Unformatted text preview: estimate receivables using assumptions nimble enough to
offer a useful estimate, but simple enough to manage. For example, in the sample case illustration
here, we use estimated collection days to calculate amounts received as a manner of estimating
the time that passed between making the sale and receiving the payment. SAMPLE CASE RECEIVABLES DETAIL The collection days estimator sets the amounts received. (Amounts shown in thousands. Numbers
may be affected by rounding.) HURDLE: THE BOOK 16.4 ON BUSINESS PLANNING The calculation in the Receivables Detail example on the previous page is relatively simple. You
can see how each month starts with beginning balance, adds new sales on credit, subtracts money
received, and then calculates ending balance. Notice that the amounts received in March are
the same as the sales on credit for January (shown in the Starting Income Statement illustration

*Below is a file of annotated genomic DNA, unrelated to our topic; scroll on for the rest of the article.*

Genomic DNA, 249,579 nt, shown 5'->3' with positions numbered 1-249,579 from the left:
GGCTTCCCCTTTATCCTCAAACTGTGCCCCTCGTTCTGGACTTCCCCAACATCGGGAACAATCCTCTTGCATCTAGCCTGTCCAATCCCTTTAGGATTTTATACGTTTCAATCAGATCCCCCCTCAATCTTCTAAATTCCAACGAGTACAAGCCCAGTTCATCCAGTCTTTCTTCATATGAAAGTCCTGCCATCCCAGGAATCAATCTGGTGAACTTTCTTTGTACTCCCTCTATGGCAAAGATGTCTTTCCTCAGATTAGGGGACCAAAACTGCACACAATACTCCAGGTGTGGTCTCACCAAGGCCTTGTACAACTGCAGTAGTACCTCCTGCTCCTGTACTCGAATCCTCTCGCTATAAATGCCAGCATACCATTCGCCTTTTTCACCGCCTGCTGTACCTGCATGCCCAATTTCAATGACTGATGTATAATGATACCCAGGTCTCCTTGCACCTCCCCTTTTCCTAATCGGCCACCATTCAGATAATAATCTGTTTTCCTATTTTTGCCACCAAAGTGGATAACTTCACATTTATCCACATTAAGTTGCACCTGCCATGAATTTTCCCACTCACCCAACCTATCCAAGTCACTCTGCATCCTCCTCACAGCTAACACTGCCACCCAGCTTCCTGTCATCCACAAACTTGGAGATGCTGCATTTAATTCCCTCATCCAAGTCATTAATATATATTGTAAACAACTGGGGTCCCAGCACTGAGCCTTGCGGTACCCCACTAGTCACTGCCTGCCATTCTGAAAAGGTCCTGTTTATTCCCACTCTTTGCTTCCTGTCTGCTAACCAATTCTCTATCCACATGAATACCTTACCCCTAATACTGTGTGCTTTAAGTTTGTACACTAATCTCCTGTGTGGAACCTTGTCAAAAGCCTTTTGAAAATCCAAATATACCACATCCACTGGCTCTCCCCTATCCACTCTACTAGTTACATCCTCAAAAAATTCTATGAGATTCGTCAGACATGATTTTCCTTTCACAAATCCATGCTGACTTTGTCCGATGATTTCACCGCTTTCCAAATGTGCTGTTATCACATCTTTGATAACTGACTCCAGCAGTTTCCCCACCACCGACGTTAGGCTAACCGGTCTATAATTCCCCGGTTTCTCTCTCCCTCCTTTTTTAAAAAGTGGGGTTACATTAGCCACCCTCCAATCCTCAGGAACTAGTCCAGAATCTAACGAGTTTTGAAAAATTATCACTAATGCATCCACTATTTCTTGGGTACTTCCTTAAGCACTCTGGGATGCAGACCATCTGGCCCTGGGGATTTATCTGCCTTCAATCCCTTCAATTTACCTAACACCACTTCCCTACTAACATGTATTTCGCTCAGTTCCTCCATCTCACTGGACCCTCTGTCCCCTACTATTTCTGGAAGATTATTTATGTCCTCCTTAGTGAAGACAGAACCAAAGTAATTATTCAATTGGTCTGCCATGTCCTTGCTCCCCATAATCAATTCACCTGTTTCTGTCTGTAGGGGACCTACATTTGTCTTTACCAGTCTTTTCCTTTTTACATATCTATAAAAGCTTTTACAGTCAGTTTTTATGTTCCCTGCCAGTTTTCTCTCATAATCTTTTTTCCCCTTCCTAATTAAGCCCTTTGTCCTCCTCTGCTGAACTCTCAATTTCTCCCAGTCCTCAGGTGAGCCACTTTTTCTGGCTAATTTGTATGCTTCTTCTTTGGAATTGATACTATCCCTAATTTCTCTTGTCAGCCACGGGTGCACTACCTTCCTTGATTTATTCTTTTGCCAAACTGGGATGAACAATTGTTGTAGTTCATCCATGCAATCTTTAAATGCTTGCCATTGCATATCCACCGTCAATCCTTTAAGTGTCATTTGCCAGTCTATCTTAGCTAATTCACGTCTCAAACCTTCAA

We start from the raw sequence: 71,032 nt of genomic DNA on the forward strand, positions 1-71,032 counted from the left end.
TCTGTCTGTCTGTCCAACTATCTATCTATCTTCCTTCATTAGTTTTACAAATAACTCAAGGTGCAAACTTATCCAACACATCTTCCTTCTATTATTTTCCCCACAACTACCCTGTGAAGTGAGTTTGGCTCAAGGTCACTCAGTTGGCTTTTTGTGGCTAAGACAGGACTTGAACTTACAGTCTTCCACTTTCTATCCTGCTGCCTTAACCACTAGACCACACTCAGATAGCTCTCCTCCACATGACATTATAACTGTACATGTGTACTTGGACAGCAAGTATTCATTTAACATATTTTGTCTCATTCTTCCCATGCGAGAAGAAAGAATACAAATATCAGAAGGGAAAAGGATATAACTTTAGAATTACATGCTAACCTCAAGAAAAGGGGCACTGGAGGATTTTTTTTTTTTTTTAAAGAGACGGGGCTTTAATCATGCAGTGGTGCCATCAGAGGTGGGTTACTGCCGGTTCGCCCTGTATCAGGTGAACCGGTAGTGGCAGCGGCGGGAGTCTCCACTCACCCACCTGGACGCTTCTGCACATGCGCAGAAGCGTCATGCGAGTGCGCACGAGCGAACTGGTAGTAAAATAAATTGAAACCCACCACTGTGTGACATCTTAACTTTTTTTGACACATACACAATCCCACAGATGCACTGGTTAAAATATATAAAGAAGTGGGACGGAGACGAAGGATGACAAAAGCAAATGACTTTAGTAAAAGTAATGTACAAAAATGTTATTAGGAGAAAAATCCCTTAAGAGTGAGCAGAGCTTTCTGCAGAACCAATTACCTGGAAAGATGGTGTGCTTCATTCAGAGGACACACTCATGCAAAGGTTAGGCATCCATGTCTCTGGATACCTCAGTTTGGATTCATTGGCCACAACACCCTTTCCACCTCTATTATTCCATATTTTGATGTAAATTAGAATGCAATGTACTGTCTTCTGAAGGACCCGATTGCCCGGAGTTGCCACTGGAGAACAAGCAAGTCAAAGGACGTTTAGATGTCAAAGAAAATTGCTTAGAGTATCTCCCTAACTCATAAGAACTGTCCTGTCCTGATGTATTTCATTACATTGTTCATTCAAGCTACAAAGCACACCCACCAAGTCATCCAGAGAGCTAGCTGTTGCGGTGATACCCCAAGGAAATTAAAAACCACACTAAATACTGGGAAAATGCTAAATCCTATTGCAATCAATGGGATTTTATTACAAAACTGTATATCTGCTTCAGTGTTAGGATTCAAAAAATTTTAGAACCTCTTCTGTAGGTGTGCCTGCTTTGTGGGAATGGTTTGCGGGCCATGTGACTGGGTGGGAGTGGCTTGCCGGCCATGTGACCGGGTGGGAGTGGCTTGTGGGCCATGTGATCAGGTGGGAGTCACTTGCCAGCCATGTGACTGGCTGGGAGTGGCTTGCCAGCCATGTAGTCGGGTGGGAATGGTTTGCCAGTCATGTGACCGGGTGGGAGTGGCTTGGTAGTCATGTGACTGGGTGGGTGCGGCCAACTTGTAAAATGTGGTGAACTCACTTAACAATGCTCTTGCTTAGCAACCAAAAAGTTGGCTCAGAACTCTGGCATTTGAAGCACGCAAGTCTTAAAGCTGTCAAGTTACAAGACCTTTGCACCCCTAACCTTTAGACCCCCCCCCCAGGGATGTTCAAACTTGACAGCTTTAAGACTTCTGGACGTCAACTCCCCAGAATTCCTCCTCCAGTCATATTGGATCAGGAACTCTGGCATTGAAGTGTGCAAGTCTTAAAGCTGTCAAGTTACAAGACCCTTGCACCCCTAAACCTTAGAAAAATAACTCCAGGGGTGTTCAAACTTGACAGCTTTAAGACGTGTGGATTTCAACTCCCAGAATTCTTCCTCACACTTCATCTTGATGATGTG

on page 16.2) because the collection days estimator is set to 60 days.
To emphasize the importance of collection days as an estimator, look at the following example
with the same logic, but set to 90 days instead of 60 days. In this case sales on credit from January are received a month later, in April: IMPORTANCE OF COLLECTIONS In this second view, when collection days are stretched, less cash comes in from receivables. The
difference affects cash ﬂow. (Amounts shown in thousands. Numbers may be affected by rounding.)
This simple change turns acceptable cash ﬂow into cash problems (see the discussion on Collection Days in Chapter 14: About Business Numbers).
Now take a look back at the illustration on page 16.3 (Sample Case Cash Received). The ﬁrst two
rows in the cash received section are directly related to standard operations. Cash Sales plus Cash
from Receivables (sales on credit) equals total Cash from Operations (also known as Total Sales). The
following rows are less direct and less readily available from simple assumptions. So we set these
aside as “Additional Cash Received.”
3. The third row, “Non Operating (Other...
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This note was uploaded on 01/26/2014 for the course BUINESS 102 taught by Professor Unknown during the Winter '09 term at University of Phoenix.
- Winter '09